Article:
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Version française de cette page : Pourquoi faut-il protéger les agricultures paysannes du monde?

Why must the world’s family farms be protected?

A report by Marcel Mazoyer. FAO, 2001. Updated with Mazoyer’s conference at the Gabriel Peri Foundation in 2006.

Documents sources

Mazoyer, Marcel. Protecting Small Farmers and the Rural Poor in the Context of Globalization. FAO, 2001.

Two billion human beings out of the six billion that make up the world’s population suffer from malnutrition and 854 million go hungry according to the FAO’s latest estimations for 2001-2003. Three-fourths of the undernourished are either poorly located farmers on poor land with poor equipment, or are former farmers banished to the slums.

Understanding the origins of poverty and malnutrition is something absolutely fundamental for being able to fight its causes. This becomes an unavoidable question as soon as the current challenges of land, water and natural resource governance are addressed. If profound changes in how the global market of agricultural products functions are not made, there will be no possible sustainable development, nor effective land reforms.

Marcel Mazoyer, professor emeritus at the Institut National Agronomique and honorary member of AGTER, was the first to explain the mechanisms that are at the root of the current crisis.

The document, “Protecting Small Farmers and the Rural Poor in the Context of Globalization” clearly presents the problem and drafts ideas for solutions in about twenty pages. It was made available for government representatives and the International NGO/SCO Planning Committee for Food Sovereignty (IPC) in preparation for the Multi-Partner Dialogue of the World Food Summit: 5 Years Later. The paper is available on the FAO’s website, and for easy access, is also available for download in French, English, and Spanish off our website.

Marcel Mazoyer shows how the widespread drop in agricultural prices has been provoked by both agricultural development and recent competition among agricultures with dissimilar productivity levels. On account of this, the basic survival of millions of poor farmers is threatened. Rich countries’ agricultural subsidies are not at the root of this mechanism, yet they contribute by worsening the consequences.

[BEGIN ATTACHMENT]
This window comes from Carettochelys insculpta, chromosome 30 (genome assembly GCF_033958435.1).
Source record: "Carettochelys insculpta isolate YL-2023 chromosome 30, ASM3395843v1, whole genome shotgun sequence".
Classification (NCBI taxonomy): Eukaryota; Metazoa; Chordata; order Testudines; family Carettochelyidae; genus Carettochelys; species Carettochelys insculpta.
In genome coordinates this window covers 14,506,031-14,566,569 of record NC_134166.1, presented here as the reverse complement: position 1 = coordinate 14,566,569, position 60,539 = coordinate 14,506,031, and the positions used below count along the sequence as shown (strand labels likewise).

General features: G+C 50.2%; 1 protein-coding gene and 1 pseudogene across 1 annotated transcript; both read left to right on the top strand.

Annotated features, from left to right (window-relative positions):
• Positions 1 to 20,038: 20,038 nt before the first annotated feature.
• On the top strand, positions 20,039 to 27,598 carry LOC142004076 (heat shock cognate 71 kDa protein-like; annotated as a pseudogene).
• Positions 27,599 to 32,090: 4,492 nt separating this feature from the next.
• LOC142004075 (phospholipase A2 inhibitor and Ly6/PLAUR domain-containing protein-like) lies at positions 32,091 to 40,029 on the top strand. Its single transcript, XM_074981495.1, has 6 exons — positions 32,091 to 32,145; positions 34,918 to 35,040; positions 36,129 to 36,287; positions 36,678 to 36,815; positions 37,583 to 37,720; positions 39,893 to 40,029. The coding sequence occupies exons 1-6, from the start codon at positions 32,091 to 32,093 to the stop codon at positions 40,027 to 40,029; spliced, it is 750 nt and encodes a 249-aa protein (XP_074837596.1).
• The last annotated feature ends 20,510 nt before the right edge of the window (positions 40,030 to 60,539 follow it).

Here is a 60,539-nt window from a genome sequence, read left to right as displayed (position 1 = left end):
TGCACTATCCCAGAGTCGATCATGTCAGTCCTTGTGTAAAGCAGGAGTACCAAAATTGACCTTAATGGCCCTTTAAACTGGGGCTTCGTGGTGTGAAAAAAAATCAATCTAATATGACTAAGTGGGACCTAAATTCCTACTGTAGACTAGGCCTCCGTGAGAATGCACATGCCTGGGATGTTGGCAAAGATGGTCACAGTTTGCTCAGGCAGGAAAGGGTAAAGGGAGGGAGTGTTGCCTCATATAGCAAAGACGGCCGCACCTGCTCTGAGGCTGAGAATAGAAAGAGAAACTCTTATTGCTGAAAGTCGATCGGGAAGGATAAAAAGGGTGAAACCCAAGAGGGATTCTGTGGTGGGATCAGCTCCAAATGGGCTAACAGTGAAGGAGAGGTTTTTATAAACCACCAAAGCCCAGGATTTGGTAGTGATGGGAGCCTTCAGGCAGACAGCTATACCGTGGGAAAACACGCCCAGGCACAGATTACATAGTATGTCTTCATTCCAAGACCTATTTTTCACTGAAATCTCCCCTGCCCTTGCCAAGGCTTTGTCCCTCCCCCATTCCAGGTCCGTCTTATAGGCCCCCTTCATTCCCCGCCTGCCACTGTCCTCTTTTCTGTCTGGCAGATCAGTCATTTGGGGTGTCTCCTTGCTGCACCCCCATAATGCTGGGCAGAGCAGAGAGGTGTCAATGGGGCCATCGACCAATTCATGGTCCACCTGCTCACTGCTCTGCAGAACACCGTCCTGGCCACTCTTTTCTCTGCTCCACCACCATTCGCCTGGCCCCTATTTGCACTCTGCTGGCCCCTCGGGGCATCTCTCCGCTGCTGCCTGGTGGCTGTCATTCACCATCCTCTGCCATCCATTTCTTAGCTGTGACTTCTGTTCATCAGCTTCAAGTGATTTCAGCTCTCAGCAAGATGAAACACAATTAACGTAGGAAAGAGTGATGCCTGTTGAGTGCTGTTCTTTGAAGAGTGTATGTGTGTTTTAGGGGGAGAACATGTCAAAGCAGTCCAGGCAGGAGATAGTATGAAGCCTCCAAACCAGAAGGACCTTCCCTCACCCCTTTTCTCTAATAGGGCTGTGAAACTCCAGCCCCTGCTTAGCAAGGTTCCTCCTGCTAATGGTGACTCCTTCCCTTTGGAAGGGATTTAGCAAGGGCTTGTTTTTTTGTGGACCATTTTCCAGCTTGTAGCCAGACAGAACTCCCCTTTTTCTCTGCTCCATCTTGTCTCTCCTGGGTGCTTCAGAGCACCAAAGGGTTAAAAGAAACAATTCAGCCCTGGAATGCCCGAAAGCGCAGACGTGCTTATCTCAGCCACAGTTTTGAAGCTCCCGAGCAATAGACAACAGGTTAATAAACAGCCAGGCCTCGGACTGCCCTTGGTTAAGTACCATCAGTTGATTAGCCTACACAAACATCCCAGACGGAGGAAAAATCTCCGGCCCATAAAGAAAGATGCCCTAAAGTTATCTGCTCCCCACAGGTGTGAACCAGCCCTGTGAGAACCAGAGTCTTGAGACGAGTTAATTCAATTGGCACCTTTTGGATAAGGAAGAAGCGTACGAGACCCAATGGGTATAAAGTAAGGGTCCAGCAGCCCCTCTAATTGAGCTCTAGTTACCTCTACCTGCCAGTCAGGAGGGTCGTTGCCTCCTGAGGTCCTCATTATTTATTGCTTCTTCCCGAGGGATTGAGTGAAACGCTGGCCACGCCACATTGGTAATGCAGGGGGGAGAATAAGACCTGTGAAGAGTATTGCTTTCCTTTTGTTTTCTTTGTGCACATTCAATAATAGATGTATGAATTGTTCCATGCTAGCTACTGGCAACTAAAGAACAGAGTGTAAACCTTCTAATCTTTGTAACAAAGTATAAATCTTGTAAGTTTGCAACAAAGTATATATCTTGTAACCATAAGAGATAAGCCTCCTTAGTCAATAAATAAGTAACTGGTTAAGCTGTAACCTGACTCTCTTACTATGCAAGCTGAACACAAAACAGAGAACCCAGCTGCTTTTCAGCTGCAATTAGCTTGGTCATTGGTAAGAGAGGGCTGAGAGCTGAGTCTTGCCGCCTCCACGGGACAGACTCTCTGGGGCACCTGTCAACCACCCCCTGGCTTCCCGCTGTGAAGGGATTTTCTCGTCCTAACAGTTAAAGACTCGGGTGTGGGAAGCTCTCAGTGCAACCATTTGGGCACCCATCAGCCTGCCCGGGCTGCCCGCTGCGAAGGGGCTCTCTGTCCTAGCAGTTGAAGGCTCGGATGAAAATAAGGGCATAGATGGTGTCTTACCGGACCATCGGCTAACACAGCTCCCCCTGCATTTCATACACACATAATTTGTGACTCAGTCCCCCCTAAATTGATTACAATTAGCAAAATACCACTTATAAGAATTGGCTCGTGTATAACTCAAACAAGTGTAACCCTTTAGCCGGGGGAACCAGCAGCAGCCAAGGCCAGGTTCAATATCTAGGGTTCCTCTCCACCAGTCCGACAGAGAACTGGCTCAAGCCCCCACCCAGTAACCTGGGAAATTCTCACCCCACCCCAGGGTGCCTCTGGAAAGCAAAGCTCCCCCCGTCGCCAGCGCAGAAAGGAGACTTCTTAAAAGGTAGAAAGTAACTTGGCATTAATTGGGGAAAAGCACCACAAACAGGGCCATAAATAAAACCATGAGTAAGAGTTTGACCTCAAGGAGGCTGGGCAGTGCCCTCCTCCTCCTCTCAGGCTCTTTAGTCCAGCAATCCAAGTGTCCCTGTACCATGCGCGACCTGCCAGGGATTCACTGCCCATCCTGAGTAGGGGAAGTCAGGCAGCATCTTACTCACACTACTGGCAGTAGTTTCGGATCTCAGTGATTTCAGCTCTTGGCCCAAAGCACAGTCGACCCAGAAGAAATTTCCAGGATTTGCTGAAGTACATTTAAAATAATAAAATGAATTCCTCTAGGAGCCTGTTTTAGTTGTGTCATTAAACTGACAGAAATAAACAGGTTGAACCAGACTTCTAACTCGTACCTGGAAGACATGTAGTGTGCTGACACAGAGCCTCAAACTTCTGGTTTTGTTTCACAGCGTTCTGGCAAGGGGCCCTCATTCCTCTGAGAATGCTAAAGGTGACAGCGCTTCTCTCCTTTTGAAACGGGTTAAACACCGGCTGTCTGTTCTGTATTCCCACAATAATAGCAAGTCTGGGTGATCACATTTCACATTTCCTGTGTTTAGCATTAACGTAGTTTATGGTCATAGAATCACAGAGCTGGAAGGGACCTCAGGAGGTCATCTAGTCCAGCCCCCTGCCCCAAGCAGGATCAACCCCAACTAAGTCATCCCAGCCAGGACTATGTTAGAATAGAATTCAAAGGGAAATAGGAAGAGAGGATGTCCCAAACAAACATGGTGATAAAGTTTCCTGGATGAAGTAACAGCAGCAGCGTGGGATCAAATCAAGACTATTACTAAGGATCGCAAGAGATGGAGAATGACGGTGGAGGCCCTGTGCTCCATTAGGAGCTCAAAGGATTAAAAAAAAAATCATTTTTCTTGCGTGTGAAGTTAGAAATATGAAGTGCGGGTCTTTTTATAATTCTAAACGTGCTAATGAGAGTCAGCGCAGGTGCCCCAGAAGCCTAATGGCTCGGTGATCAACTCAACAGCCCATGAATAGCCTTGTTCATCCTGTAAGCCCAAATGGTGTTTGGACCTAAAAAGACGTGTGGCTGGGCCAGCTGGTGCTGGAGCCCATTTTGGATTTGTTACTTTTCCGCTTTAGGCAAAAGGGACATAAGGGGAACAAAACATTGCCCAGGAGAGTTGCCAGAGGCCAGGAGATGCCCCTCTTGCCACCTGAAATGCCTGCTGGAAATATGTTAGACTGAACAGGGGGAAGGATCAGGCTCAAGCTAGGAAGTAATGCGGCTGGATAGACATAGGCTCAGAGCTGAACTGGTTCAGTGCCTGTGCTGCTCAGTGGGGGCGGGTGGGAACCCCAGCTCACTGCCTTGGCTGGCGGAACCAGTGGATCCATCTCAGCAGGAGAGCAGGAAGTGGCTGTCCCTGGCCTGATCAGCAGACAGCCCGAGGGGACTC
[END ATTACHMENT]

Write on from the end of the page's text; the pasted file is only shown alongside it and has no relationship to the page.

Marcel Mazoyer proposes a gradual increase in agricultural prices, by means of policies that are based on:

  • the implementation of large, free trade zones for agricultural products, which would group together countries having comparable farm outputs, and would protect these “large agricultural markets” from low-priced imports resulting from foreign surplus;

  • product-by-product negotiations for international agreements that establish, in the fairest manner possible, a mean export price as well as authorized export quota for each product’s market;

  • the reduction of the differences in farm revenues by means of differentiated territorial taxes, which would be relatively heavy for advantaged regions and inexistent or negative for disadvantaged regions. Meanwhile, laws preventing accumulation would need to be made.

Even if the world hunger data presented in the document, “Protecting Small Farmers and the Rural Poor in the Context of Globalization” needs to be updated, the presentation of the causes of poverty and the demonstration of its mechanisms has never been more up-to-date.

As stated in the FAO’s 2006 State of Food Security in the World, the situation has been getting worse over the past few years:

Virtually no progress has been made towards the WFS (World Food Summit) target of halving the number of undernourished people by 2015. Since 1990-1992, the baseline period for the WFS target, the undernourished population in developing countries has declined by only 3 million people: from 823 million to 820 million. This contrasts starkly with the reduction of 37 million achieved in the 1970s and of 100 million in the 1980s. Moreover, the most recent trends are a cause for concern—a decline of 26 million between 1990-92 and 1995-97 was followed by an increase of 23 million up to 2001-03.” FAO’s 2006 report on food security

During a conference organized by the Fondation Gabriel Peri in October 2006, before having access to the data contained in the FAO report, Marcel Mazoyer specified:

“852 million people are undernourished, which means 37 million more people than ten years ago. From 1971 to 1994, the data from the first World Food Summit indicated that numbers had decreased from 920 million to 815 million. With today’s numbers (2004-2005), this increase can be officially reported. If the nine million people each year that die of hunger were added, the increase would have been 90 million plus 37 million, making 127 million. Thus, we can confirm that if the number of undernourished people decreases, it decreases because they die. The poor and the poorest of the poor are those who go hungry. Hunger is the most acute form of poverty; they are not two different things. Poverty is the incapacity to produce or to buy what one needs to survive.”1

Michel Merlet

1read the full text of his lecture and look at the video on the website of the Gabriel Peri Foundation []


Mazoyer M., Roudart L. Histoire des agricultures du monde : du néolithique à la crise contemporaine. Paris (FRA) : Seuil, 2002 - 699 p. - 2e éd. -(History)

Roudart, L. (éd.); Mazoyer, M. (éd.). La fracture agricole et alimentaire mondiale : Nourrir l’humanité aujourd’hui et demain. Paris : Universalis, 2005. - 196 p. - (Extensive discussion of this topic).

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